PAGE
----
ISW explains why Putin may use "historical borders" narrative
ISW analysts have argued that Vladimir Putin may promote narratives about "historical borders" to justify aggression against Moldova and Central Asian countries
This is stated in a report by the Institute for the Study of War (ISW).
Experts recalled that on Wednesday, February 22, Putin gave a speech at the rally for the Defenders of the Fatherland Day in Moscow’s Luzhniki, stating that there is currently "a battle going on for Russia’s historical frontiers, for Russian people." We heard this narrative before the start of a full-scale invasion.
ISW drew attention to the fact that Vladimir Putin did not make any other notable statements.
"The concept of Russia's "historical frontiers" could be used to justify aggression against almost any of Russia's neighbors, as well as Moldova and the Central Asian states that do not share a border with Russia, since all of them contain territory that belonged at one point to either the Soviet Union or the Russian Empire or both," analysts say.
It is noteworthy that the Russian dictator also revoked his own 2012 orders regarding the development of friendly relations between states on the basis of equality, respect for their sovereignty and territorial integrity, and Russia's obligation to actively seek ways to resolve the Transnistria issue on the basis of respect for Moldovan territorial integrity.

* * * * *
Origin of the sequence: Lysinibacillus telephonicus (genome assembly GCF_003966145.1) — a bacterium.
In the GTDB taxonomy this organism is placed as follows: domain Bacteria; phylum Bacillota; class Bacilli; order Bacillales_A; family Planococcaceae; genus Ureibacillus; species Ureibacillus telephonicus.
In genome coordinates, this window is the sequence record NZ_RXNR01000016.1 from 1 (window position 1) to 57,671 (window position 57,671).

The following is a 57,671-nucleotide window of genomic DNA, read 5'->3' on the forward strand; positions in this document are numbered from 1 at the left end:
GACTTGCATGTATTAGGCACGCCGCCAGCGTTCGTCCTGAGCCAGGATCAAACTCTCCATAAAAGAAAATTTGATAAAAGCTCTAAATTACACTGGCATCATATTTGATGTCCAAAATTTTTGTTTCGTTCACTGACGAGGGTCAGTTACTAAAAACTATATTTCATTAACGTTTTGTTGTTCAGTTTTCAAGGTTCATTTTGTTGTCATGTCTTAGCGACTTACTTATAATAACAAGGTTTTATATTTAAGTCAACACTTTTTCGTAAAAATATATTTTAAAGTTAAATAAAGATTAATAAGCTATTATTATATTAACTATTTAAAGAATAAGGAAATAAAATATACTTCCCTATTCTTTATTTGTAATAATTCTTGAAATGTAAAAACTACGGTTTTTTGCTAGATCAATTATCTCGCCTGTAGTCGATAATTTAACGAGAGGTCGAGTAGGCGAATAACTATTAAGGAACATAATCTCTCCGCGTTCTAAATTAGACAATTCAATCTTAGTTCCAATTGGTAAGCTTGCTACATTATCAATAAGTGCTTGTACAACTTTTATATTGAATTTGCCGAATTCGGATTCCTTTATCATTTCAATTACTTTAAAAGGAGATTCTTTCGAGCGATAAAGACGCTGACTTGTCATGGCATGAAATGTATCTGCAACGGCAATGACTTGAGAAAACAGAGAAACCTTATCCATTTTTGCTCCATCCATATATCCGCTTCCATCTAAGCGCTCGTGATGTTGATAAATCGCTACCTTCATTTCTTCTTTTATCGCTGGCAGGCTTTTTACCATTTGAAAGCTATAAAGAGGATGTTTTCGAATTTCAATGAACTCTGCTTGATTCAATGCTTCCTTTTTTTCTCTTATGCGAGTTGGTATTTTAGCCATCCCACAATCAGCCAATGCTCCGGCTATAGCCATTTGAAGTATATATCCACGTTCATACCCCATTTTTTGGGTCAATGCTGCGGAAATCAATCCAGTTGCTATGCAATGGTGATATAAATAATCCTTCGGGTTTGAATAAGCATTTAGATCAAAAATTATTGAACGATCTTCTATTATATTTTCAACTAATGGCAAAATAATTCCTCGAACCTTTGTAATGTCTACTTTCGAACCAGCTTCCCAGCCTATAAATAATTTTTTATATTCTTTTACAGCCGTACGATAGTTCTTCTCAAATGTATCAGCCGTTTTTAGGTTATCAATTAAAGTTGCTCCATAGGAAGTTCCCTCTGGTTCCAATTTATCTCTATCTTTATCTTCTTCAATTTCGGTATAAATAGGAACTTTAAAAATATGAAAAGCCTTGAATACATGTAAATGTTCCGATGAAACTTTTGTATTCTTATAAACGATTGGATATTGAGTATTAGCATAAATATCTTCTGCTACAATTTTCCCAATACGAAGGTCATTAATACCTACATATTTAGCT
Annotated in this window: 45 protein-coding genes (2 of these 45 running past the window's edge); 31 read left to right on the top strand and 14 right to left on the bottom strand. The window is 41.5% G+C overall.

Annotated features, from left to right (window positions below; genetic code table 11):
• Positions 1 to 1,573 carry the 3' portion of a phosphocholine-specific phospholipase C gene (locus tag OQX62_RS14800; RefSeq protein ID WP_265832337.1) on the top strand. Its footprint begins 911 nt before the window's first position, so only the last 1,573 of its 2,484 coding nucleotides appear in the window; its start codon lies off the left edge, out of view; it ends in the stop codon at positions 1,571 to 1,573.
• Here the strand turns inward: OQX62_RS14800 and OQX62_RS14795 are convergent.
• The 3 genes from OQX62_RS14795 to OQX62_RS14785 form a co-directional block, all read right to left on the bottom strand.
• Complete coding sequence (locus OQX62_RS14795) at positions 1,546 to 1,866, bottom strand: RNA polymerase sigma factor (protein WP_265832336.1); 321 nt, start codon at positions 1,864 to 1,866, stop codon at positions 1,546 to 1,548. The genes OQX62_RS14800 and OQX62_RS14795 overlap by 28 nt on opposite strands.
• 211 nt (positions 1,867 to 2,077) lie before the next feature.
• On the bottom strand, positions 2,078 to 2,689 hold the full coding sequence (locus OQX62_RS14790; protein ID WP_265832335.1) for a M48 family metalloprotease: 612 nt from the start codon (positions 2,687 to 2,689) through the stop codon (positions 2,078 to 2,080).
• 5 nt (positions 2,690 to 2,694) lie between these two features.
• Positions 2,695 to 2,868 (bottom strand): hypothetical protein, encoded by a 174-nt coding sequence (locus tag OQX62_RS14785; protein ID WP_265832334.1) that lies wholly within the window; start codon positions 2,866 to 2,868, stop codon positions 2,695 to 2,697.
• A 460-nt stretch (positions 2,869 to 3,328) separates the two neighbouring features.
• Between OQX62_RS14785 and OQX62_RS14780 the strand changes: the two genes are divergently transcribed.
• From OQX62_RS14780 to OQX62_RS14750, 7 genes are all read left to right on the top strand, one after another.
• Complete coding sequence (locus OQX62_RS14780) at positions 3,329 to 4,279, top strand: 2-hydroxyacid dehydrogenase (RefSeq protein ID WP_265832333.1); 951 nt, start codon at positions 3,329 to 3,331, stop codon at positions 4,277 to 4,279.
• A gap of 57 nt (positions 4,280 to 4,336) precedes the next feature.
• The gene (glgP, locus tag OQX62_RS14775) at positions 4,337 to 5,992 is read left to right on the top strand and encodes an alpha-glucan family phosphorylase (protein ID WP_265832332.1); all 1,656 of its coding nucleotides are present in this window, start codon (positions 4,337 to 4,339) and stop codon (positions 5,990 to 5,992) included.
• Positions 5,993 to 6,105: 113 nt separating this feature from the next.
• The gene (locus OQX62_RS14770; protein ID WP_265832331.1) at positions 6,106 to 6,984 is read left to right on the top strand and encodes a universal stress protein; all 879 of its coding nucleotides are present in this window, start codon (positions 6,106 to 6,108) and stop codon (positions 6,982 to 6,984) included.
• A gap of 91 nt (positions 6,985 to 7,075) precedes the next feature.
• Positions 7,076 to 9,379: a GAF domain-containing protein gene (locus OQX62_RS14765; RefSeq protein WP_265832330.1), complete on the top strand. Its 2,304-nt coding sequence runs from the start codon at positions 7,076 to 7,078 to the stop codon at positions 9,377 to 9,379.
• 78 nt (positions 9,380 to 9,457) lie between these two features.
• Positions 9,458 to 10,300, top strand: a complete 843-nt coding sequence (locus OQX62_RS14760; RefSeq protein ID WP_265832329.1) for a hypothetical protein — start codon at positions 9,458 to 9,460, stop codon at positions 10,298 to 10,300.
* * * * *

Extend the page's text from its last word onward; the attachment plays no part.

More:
"The revocation of the 2012 decree does not indicate that Putin intends to attack Moldova—an undertaking for which he lacks the military capability—although it does point toward an escalation in his ongoing efforts to undermine the Moldovan state," the ISW added.
The risk of the Russian invasion of Moldovan territory remains; it might happen as early as 2023, but it depends on the course of hostilities in Ukraine – Moldovan Information and Security Service